The last few weeks have seen our Twitter and Instagram feeds peppered by teasing images of afternoon tea, delectable cakes and delicious looking cocktails served against a backdrop of black and white tiling, trailing ivy and crisp marble table tops. So after giving the new Rosylee Tea Rooms a few weeks to settle into its surroundings, we were more than eager to head down there for a proper look.
As soon as you ascend the few stairs from the street up to the light flooded venue, the bustling, edgy Northern Quarter feels a world - and an era away. High ceilinged, bright and refined with hints of Georgian and Edwardian design in its otherwise modern decor, walking into Rosylee Tea Rooms feels something like walking into the world of a classical novel. First you enter into a small annexe tea room with crisp black and white floor tiles and a small bar staffed by elegantly dressed bartenders. Entering through a set of french doors you then find yourself in the main restaurant area, with its rows of marble topped tables, and ceilings decorated by bell jar light fittings and cascading green ivy. Upstairs is a large room available for hire - and on the evening of our visit it was hosting a wedding party. Having seen the room all laid out it's hard to think of a more perfect venue for a wedding in Manchester.
Atmosphere and Clientele
The clientele of Rosylee Tea Rooms is female heavy, with groups of girlfriends sharing afternoon tea and cocktails, mums and daughters catching up over dinner and the odd couple enjoying a date. With clinking cutlery, cheery chatter and live piano music filling the room on some evenings, the venue has a relaxed atmosphere despite its refinement; taking some of that Northern Quarter informality and wrapping it up in a posture correcting corset. You'll naturally notice yourself you sitting up straight and minding your Ps and Qs here - though nobody will blink an eyelid if you use the wrong fork. Although having a strong focus on food, Rosylee is also just as welcoming to non-diners looking for just drinks; although with more of a restaurant feel to it the venue never feels as raucous as its neighbouring NQ bars. This is perhaps assisted by the fact that Rosylee currently closes at 10.30pm, making it a good spot for more civilised, early evening activities.
Food and Drink
The food and drink at Rosylee is as sophisticated - and pretty - as its surroundings. A range of menus cover breakfast, lunch, dinner, light bites, comfort food and desserts, and of course the all important afternoon tea. The bountiful drinks menu offers an extensive range of cocktails with eye-catching names (including an interesting range of iced tea cocktails named after literary classics), as well as a lengthy selection of wines, coffees and - of course - teas. Spoilt for choice, we asked the lovely waitress for recommendations and settled on 'Vanilla Skies' and a 'Rising Sun' - both refreshing, fruity numbers served in cut crystal Champagne flutes with a twist of lemon rind. If you order cocktails in the after-work hours, you'll also receive a complimentary plate of stylish canapes which we gladly wolfed down while we perused the food menu.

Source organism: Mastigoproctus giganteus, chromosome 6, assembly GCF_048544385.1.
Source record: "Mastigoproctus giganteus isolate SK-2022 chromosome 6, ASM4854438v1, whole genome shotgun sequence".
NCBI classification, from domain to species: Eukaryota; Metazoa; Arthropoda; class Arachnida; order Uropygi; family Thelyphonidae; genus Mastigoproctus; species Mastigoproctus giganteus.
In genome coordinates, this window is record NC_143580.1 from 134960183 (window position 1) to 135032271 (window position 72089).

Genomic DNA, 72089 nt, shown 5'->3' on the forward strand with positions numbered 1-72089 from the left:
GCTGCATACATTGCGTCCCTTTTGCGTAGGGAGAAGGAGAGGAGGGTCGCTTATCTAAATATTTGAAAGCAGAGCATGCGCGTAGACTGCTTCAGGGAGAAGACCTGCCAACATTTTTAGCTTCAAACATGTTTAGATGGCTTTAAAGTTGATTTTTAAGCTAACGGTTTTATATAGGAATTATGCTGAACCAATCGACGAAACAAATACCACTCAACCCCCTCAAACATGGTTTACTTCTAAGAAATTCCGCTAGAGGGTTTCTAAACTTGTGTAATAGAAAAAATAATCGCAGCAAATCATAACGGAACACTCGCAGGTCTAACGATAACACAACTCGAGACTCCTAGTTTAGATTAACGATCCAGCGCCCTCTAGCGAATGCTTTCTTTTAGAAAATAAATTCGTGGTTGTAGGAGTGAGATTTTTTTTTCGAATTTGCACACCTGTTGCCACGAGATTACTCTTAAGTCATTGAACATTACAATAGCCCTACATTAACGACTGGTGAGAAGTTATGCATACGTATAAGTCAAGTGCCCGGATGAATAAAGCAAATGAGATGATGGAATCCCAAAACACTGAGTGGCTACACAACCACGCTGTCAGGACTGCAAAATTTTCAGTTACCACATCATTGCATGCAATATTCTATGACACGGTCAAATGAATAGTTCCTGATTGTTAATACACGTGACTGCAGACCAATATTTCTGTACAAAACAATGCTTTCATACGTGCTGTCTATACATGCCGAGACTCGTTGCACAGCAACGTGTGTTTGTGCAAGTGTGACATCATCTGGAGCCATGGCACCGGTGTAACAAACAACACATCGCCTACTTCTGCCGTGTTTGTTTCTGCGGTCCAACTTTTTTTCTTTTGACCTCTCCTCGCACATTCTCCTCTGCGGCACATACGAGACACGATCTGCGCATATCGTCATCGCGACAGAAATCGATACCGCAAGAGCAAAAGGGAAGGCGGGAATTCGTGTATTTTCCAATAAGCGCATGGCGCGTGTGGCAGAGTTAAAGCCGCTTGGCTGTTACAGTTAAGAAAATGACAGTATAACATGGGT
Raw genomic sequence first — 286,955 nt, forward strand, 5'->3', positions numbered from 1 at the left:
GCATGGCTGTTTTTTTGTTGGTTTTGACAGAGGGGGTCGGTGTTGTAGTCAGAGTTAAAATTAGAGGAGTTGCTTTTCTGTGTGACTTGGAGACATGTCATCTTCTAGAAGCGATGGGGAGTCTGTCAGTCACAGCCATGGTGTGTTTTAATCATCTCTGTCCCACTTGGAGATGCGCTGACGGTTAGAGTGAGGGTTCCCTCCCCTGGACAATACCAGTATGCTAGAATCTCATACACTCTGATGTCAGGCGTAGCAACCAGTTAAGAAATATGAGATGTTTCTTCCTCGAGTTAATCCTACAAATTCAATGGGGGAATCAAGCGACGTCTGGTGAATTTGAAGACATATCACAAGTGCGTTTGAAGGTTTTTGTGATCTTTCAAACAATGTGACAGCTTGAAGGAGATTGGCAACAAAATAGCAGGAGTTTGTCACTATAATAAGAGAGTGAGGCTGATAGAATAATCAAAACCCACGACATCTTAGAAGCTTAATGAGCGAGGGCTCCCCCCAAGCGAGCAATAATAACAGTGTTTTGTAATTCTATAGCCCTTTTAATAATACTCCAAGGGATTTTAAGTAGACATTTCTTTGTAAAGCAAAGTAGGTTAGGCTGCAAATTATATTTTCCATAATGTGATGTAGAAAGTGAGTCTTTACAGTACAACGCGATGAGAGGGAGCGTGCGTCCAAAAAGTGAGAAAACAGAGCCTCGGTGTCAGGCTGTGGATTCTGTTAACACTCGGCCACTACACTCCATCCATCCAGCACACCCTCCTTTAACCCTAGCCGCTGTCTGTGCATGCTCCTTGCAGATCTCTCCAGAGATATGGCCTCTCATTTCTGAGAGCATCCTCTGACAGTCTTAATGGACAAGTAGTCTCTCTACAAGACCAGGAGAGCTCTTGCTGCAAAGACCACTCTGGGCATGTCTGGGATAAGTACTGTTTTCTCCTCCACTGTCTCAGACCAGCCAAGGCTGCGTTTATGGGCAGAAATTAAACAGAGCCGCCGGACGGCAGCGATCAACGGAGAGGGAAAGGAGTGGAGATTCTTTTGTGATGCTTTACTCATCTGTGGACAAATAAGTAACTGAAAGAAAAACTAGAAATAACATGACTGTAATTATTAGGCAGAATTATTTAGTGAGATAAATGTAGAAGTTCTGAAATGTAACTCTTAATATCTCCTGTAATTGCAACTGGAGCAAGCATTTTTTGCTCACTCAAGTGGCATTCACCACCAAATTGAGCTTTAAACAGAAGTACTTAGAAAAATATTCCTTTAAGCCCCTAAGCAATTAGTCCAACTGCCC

The descriptive menu is written to tempt and intrigue, with every dish on the menu sounding as intricate and interesting as the next. I went for a Ham Hock Terrine, which was wrapped in Parma ham and lavishly presented with toasted brioche a poached duck egg with hollandaise sauce, as well as a good dollop of chunky pineapple compote to lift the richly flavoured dish with some much needed zest. My companion opted for the Goats Cheese Bon Bons - a generous portion of breaded goats cheese balls scattered on a bed of pickled red cabbage tapenade, roasted red peppers, and pea shoots. To follow, we both chose from the tempting selection of salads. I say 'salads'; these are more like works of art. I had the Halloumi salad, with its very generous serving of crispy coated halloumi pieces tossed together with a vivid pea puree, pickled cucumber and a salad of mint, caper and pea shoots. My dining partner went for the Caesar - a gourmet take on the traditional dish with ballotine style chicken stuffed with pancetta and parsley mousse, nestling in a bed of crispy baby gem lettuce and delicious parmesan crisps. Special mention must also go to the side of Courgette Fritters drizzled in sweet chilli sauce and topped with shaved parmesan - apparently one of the most popular items on the menu and with good reason.
Despite being completely sated by our dishes we couldn't help having a peek at the dessert menu, which naturally led to ordering a Rose Creme Brulee with its hints of Turkish Delight, and the most exquisite chocolate eclairs we've ever indulged in. Oh Rosylee, you naughty lady.
It would be difficult not to fall in love with Rosylee Tea Rooms. From the decor to the food and the cocktails to the extremely attentive (and may we say, very well turned out) staff, every aspect of the Rosylee experience feels like a treat. With not a lace doily or chintzy tea pot in sight, this sophisticated venue has mastered the art of understated elegance, whilst retaining a welcoming, relaxed atmosphere. Although it would be nice to save this one for special occasions, that's looking unlikely - and we'll most definitely be back. Tomorrow, probably. And the day after...